2. Read only file system: You may get to the point after you mount the filesystem, especially with ones like ntfs, where the dirty bit has been set by an unclean shutdown and the surrogate ad-hoc virtual machine that is created by guestmount mounts it read-only under the hood forcefully. This is very hard to notice unless you add -v | --verbose to guestmount, and then you can clearly see what is going on (by contrast with method 2, when you go to manually mount it will be quite evident). Amidst all the other output, you should find toward the end:

    commandrvf: mount -o  /dev/sda2 /sysroot/
    [    0.982901] fuse init (API version 7.26)
    The disk contains an unclean file system (0, 0).
    Metadata kept in Windows cache, refused to mount.
    Falling back to read-only mount because the NTFS partition is in an
    unsafe state. Please resume and shutdown Windows fully (no hibernation
    or fast restarting.)
    guestfsd: main_loop: proc 74 (mount_options) took 0.13 seconds
    

    In this case, use the ntfsfix command in order to make the filesystem properly mount. Be aware that this can be potentially dangerous, and the instructions to use windows for this should be heeded. That being said, I haven’t really had any issues with it myself:

    Using ntfsfix with option 1:

    1. Manually start the rescue shell:

      virt-rescue -a Windows.vdi
      ...
      ...
      ><rescue> lsblk
      NAME   MAJ:MIN RM  SIZE RO TYPE MOUNTPOINT
      sdb      8:16   0    4G  0 disk /
      sda      8:0    0   50G  0 disk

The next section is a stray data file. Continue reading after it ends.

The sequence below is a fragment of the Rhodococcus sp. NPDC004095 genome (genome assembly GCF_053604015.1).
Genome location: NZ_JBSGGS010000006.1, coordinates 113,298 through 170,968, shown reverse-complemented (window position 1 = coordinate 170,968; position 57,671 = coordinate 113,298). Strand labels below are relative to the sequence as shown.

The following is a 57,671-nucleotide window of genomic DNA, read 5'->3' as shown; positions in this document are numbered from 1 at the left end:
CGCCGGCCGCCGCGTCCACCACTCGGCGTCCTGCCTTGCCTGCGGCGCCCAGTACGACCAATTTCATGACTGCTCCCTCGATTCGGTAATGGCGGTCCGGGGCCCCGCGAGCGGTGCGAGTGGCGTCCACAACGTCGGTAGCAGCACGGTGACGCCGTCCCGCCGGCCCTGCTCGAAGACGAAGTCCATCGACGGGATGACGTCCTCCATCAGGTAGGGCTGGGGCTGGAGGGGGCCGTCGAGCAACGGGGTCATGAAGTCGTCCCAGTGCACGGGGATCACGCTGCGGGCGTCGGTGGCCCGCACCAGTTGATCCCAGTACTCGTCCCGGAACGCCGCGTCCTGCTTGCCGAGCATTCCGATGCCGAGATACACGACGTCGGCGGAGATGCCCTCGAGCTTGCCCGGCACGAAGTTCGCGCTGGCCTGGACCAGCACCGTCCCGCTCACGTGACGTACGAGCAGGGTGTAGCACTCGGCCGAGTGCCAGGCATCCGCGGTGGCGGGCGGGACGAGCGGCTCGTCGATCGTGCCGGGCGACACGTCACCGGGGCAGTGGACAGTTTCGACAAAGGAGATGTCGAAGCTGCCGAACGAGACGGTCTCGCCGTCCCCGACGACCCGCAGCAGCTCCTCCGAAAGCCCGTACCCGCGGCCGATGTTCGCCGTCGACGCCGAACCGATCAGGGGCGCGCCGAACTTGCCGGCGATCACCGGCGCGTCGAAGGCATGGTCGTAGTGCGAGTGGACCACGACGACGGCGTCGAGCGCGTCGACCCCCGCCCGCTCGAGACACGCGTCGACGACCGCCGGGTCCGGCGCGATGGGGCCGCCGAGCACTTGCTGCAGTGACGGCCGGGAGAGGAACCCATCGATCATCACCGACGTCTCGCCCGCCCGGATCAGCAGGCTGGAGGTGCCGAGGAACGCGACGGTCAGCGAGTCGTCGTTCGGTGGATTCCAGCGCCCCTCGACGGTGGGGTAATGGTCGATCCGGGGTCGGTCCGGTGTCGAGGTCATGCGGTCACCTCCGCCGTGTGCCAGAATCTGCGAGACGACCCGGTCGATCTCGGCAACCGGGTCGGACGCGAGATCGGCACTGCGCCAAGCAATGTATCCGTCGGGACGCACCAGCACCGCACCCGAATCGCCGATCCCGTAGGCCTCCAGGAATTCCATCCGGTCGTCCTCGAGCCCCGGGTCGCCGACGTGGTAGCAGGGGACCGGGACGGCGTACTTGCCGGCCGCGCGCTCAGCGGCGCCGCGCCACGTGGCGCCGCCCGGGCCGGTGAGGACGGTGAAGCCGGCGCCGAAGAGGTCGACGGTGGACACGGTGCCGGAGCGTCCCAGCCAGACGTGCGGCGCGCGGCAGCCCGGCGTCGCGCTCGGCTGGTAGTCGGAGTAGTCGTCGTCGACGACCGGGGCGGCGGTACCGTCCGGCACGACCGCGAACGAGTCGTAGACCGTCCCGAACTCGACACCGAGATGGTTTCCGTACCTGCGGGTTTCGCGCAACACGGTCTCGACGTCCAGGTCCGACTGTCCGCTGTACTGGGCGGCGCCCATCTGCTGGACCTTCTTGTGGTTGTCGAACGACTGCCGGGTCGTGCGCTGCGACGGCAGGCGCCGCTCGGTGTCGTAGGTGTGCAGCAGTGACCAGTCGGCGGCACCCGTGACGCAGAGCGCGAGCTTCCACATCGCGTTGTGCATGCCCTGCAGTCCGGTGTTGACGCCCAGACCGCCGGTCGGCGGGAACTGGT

|-sda2   8:2    0 49.5G  0 part
      `-sda1   8:1    0  500M  0 part
      
    2. Use ntfsfix to reset the filesystem:

      ><rescue> ntfsfix /dev/sda2
      Mounting volume... The disk contains an unclean file system (0, 0).
      Metadata kept in Windows cache, refused to mount.
      FAILED
      Attempting to correct errors...
      Processing $MFT and $MFTMirr...
      Reading $MFT... OK
      Reading $MFTMirr... OK
      Comparing $MFTMirr to $MFT... OK
      Processing of $MFT and $MFTMirr completed successfully.
      Setting required flags on partition... OK
      Going to empty the journal ($LogFile)... OK
      Checking the alternate boot sector... OK
      NTFS volume version is 3.1.
      NTFS partition /dev/sda2 was processed successfully.
      

    Using ntfsfix with option 2:

    1. After qemu-nbd -c /dev/nbd0 <image_file> do the following:
      $ ntfsfix /dev/nbd0p2
      Mounting volume... The disk contains an unclean file system (0, 0).
      Metadata kept in Windows cache, refused to mount.
      FAILED
      Attempting to correct errors...
      Processing $MFT and $MFTMirr...
      Reading $MFT... OK
      Reading $MFTMirr... OK
      Comparing $MFTMirr to $MFT... OK
      Processing of $MFT and $MFTMirr completed successfully.
      Setting required flags on partition... OK
      Going to empty the journal ($LogFile)... OK
      Checking the alternate boot sector... OK
      NTFS volume version is 3.1.
      NTFS partition /dev/nbd0p2 was processed successfully.
      

    You should then be able to (with both methods) mount the ntfs filesystem read-write and continue on.

- Mike